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HIV and Coverage of the
46th Annual Meeting of the European
Association for the Study of the Liver

March 30 - April 3, 2011, Berlin, Germany

Boceprevir Helps Hepatitis C Patients with Cirrhosis

SUMMARY: Chronic hepatitis C patients with advanced liver fibrosis or cirrhosis were more likely to achieve a cure when they added boceprevir to standard therapy, according to a report this week at EASL 2011.

By Liz Highleyman

Direct-acting hepatitis C virus (HCV) drugs -- the first of which are expected to be approved in the U.S. as soon as this summer -- will offer new hope to people with chronic hepatitis C. This is especially true for "hard-to-treat" patients including those with HCV genotype 1, prior non-responders, people of African descent, and individuals with advanced liver disease.

This week at the European Association for the Study of the Liver's International Liver Congress (EASL 2011) in Berlin, researchers presented an analysis of patient subgroups with advanced fibrosis or cirrhosis in 2 Phase 3 clinical trials of Merck's experimental protease inhibitor boceprevir (now known as Victrelis).

As reported in the March 31, 2011, New England Journal of Medicine, SPRINT-2 enrolled more than 1000 treatment-naive patients and RESPOND-2 included about 400 prior non-responders and relapsers.

Participants used pegylated interferon alfa-2b (PegIntron) plus ribavirin for a 4-week lead-in period, and were randomly assigned to subsequently either stay on standard therapy alone or add boceprevir, for either a fixed duration or using response-guided therapy.

Overall, both SPRINT-2 and RESPOND-2 showed that adding boceprevir led to significantly higher sustained virological response (SVR) rates compared with standard therapy alone.

The present sub-analysis looked at 100 previously untreated SPRINT-2 participants and 78 treatment-experienced RESPOND-2 participants who had advanced liver disease graded as Metavir fibrosis stage F3-F4.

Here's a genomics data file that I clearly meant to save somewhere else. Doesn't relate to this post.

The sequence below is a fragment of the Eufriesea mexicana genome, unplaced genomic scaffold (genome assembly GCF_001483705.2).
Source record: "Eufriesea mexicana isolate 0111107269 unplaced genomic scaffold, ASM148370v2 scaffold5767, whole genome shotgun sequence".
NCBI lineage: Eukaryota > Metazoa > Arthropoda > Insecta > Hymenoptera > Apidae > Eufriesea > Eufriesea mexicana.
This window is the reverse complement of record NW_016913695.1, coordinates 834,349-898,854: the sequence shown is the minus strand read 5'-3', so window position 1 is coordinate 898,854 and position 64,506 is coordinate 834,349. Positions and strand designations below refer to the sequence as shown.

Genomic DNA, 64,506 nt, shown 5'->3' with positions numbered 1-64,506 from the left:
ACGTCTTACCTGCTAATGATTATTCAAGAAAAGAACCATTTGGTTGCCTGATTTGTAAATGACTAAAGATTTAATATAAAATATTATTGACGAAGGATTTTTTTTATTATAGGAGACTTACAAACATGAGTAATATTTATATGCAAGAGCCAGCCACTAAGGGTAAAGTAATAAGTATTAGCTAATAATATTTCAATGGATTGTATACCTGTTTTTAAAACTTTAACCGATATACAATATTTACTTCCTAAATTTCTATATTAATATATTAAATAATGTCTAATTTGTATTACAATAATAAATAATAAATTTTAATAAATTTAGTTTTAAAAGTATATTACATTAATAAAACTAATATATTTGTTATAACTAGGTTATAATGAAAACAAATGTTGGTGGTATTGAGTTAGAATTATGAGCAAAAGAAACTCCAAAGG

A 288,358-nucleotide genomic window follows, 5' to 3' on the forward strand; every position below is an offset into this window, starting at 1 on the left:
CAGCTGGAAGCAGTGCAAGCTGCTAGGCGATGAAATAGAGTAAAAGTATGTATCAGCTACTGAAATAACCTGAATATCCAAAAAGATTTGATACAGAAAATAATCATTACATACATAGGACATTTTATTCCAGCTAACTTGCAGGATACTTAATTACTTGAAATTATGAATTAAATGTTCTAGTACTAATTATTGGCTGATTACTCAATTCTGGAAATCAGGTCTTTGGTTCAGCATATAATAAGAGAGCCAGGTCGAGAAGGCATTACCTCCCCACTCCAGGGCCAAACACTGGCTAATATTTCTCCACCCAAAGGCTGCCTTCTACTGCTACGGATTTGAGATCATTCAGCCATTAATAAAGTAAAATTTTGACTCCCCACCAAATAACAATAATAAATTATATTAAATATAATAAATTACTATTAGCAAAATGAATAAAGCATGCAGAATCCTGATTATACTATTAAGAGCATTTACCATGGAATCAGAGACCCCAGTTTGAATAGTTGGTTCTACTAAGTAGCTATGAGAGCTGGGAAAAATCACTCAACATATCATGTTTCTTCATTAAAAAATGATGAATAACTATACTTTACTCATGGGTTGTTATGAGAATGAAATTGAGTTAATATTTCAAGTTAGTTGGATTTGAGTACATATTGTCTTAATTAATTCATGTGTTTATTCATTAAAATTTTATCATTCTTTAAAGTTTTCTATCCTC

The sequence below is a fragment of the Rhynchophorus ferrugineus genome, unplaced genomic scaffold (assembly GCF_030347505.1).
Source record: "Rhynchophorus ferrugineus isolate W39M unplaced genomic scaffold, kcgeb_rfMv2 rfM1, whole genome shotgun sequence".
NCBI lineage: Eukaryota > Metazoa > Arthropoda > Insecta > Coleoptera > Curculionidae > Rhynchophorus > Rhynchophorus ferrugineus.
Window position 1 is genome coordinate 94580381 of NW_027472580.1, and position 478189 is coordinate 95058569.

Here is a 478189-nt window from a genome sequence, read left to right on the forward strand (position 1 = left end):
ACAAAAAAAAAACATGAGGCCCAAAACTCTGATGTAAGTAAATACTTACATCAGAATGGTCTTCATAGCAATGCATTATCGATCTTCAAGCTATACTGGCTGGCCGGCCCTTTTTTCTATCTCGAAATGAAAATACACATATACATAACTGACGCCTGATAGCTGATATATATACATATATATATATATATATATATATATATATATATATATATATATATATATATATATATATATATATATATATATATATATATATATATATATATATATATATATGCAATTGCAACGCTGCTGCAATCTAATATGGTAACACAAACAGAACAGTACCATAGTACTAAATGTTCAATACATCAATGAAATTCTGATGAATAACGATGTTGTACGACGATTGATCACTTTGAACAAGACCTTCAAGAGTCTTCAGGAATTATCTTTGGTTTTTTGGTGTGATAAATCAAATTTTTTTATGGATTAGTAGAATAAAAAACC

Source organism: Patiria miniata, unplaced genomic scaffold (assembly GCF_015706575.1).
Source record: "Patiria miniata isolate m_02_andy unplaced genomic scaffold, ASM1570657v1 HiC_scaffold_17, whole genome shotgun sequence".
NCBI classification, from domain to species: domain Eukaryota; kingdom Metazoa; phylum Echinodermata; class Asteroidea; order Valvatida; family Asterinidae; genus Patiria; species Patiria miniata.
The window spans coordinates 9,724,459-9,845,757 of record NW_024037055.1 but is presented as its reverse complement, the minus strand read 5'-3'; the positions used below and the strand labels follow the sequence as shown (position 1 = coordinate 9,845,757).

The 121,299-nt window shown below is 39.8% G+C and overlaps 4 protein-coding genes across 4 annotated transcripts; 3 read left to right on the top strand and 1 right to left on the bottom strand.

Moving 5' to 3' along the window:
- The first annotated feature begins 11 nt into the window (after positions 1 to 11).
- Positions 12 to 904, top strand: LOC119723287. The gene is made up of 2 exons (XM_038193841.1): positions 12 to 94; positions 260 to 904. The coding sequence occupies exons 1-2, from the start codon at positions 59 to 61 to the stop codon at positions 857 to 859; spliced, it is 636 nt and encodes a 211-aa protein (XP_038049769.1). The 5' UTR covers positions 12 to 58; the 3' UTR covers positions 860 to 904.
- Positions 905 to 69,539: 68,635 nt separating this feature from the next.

Here too, sustained response occurred significantly more often in the boceprevir triple-therapy arms compared with the standard therapy control arms.
In SPRINT-2, SVR rates were 52% using fixed-duration boceprevir, 41% using boceprevir response-guided therapy, and 38% using standard therapy.
Among previously treated patients in RESPOND-2 the differences were greater: 68%, 44%, and 13%, respectively.
Boceprevir produced better outcomes among people with either good or poor initial response at week 4, and those who had either detectable or undetectable HCV RNA at week 8.

Based on these findings, the researchers concluded, "In treatment-naive or previous-treatment-failure patients with HCV [genotype] 1 infection and advanced fibrosis/cirrhosis, addition of boceprevir to [standard of care] in 48-week treatment arms was associated with enhanced SVR."

"SVR was also substantially increased in previous treatment failure patients using response-guided therapy," they continued, "and it was also achievable in patients poorly responsive to [interferon]."

Investigator affiliations: A.O. Fatebenefratelli e Oftalmico, Milan, Italy; Baylor College of Medicine, Houston, TX; Vall d'Hebron Hospital, Barcelona, Spain; Kaiser Permanente, San Diego, CA; Hospital Provincial del Centenario, Rosario, Argentina; Merck, Whitehouse Station, NJ.


S Bruno, JM Vierling, R Esteban, et al. Boceprevir in addition to standard of care enhanced SVR in hepatitis C virus (HCV) genotype-1 with advanced fibrosis/cirrhosis: subgroup analysis of S-2 and RESPOND-2 studies. 46th Annual Meeting of the European Association for the Study of the Liver (EASL 2011). Berlin. March 30-April 3. Abstract 195.
























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